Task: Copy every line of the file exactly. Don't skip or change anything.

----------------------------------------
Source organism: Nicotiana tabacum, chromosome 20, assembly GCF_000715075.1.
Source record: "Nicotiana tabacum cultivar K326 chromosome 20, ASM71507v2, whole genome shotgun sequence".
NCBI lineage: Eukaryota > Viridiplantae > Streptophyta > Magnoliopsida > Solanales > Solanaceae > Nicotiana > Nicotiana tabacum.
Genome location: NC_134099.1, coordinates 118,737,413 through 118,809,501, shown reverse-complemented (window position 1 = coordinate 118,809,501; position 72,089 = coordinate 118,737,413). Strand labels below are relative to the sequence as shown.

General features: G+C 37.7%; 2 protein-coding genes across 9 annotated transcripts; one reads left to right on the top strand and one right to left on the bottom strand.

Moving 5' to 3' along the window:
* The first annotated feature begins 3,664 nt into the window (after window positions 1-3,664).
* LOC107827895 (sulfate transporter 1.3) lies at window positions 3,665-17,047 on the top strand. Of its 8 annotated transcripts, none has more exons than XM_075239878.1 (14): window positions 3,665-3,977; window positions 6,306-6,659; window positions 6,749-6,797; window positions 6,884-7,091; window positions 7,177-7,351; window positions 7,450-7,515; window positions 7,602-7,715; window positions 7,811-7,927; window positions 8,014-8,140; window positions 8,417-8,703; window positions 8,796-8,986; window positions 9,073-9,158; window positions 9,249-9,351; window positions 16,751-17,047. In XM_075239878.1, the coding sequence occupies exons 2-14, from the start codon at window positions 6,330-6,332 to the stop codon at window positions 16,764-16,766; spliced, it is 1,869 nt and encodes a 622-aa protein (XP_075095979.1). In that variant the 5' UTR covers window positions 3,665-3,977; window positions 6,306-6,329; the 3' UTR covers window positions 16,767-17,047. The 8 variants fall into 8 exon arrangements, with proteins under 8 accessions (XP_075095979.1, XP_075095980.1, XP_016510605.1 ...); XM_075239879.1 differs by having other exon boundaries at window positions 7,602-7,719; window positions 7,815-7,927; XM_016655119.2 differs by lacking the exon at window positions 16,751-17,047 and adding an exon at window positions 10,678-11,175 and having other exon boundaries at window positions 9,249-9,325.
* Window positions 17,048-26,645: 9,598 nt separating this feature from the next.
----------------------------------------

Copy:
Source organism: Nicotiana tabacum, chromosome 20, assembly GCF_000715075.1.
Source record: "Nicotiana tabacum cultivar K326 chromosome 20, ASM71507v2, whole genome shotgun sequence".
NCBI lineage: Eukaryota > Viridiplantae > Streptophyta > Magnoliopsida > Solanales > Solanaceae > Nicotiana > Nicotiana tabacum.
Genome location: NC_134099.1, coordinates 118,737,413 through 118,809,501, shown reverse-complemented (window position 1 = coordinate 118,809,501; position 72,089 = coordinate 118,737,413). Strand labels below are relative to the sequence as shown.

General features: G+C 37.7%; 2 protein-coding genes across 9 annotated transcripts; one reads left to right on the top strand and one right to left on the bottom strand.

Moving 5' to 3' along the window:
* The first annotated feature begins 3,664 nt into the window (after window positions 1-3,664).
* LOC107827895 (sulfate transporter 1.3) lies at window positions 3,665-17,047 on the top strand. Of its 8 annotated transcripts, none has more exons than XM_075239878.1 (14): window positions 3,665-3,977; window positions 6,306-6,659; window positions 6,749-6,797; window positions 6,884-7,091; window positions 7,177-7,351; window positions 7,450-7,515; window positions 7,602-7,715; window positions 7,811-7,927; window positions 8,014-8,140; window positions 8,417-8,703; window positions 8,796-8,986; window positions 9,073-9,158; window positions 9,249-9,351; window positions 16,751-17,047. In XM_075239878.1, the coding sequence occupies exons 2-14, from the start codon at window positions 6,330-6,332 to the stop codon at window positions 16,764-16,766; spliced, it is 1,869 nt and encodes a 622-aa protein (XP_075095979.1). In that variant the 5' UTR covers window positions 3,665-3,977; window positions 6,306-6,329; the 3' UTR covers window positions 16,767-17,047. The 8 variants fall into 8 exon arrangements, with proteins under 8 accessions (XP_075095979.1, XP_075095980.1, XP_016510605.1 ...); XM_075239879.1 differs by having other exon boundaries at window positions 7,602-7,719; window positions 7,815-7,927; XM_016655119.2 differs by lacking the exon at window positions 16,751-17,047 and adding an exon at window positions 10,678-11,175 and having other exon boundaries at window positions 9,249-9,325.
* Window positions 17,048-26,645: 9,598 nt separating this feature from the next.